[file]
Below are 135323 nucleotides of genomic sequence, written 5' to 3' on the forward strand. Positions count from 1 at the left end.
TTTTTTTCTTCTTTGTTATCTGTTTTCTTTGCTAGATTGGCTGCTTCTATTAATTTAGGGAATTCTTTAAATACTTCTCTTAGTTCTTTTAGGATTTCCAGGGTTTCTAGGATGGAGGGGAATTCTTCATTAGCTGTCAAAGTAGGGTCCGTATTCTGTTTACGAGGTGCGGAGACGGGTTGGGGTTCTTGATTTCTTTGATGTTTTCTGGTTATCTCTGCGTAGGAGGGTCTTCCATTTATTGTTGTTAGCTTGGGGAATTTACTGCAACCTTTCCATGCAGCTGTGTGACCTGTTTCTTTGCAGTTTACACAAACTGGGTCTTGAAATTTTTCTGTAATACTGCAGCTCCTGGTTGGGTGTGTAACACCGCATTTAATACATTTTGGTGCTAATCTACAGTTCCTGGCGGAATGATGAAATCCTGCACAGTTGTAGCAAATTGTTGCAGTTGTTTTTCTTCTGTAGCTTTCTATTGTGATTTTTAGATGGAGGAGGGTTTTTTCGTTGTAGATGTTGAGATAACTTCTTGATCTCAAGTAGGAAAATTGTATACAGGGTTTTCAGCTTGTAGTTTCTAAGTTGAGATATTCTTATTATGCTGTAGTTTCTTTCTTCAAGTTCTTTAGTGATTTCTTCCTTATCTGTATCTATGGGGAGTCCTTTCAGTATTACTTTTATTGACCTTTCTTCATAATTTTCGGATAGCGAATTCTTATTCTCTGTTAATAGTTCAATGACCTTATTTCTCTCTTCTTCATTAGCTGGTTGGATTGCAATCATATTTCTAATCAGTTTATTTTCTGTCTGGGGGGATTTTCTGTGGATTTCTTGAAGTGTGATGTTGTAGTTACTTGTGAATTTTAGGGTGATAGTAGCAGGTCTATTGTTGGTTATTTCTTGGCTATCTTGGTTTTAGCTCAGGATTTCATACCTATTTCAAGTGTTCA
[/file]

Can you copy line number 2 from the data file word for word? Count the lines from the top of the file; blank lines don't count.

TTTTTTTCTTCTTTGTTATCTGTTTTCTTTGCTAGATTGGCTGCTTCTATTAATTTAGGGAATTCTTTAAATACTTCTCTTAGTTCTTTTAGGATTTCCAGGGTTTCTAGGATGGAGGGGAATTCTTCATTAGCTGTCAAAGTAGGGTCCGTATTCTGTTTACGAGGTGCGGAGACGGGTTGGGGTTCTTGATTTCTTTGATGTTTTCTGGTTATCTCTGCGTAGGAGGGTCTTCCATTTATTGTTGTTAGCTTGGGGAATTTACTGCAACCTTTCCATGCAGCTGTGTGACCTGTTTCTTTGCAGTTTACACAAACTGGGTCTTGAAATTTTTCTGTAATACTGCAGCTCCTGGTTGGGTGTGTAACACCGCATTTAATACATTTTGGTGCTAATCTACAGTTCCTGGCGGAATGATGAAATCCTGCACAGTTGTAGCAAATTGTTGCAGTTGTTTTTCTTCTGTAGCTTTCTATTGTGATTTTTAGATGGAGGAGGGTTTTTTCGTTGTAGATGTTGAGATAACTTCTTGATCTCAAGTAGGAAAATTGTATACAGGGTTTTCAGCTTGTAGTTTCTAAGTTGAGATATTCTTATTATGCTGTAGTTTCTTTCTTCAAGTTCTTTAGTGATTTCTTCCTTATCTGTATCTATGGGGAGTCCTTTCAGTATTACTTTTATTGACCTTTCTTCATAATTTTCGGATAGCGAATTCTTATTCTCTGTTAATAGTTCAATGACCTTATTTCTCTCTTCTTCATTAGCTGGTTGGATTGCAATCATATTTCTAATCAGTTTATTTTCTGTCTGGGGGGATTTTCTGTGGATTTCTTGAAGTGTGATGTTGTAGTTACTTGTGAATTTTAGGGTGATAGTAGCAGGTCTATTGTTGGTTATTTCTTGGCTATCTTGGTTTTAGCTCAGGATTTCATACCTATTTCAAGTGTTCA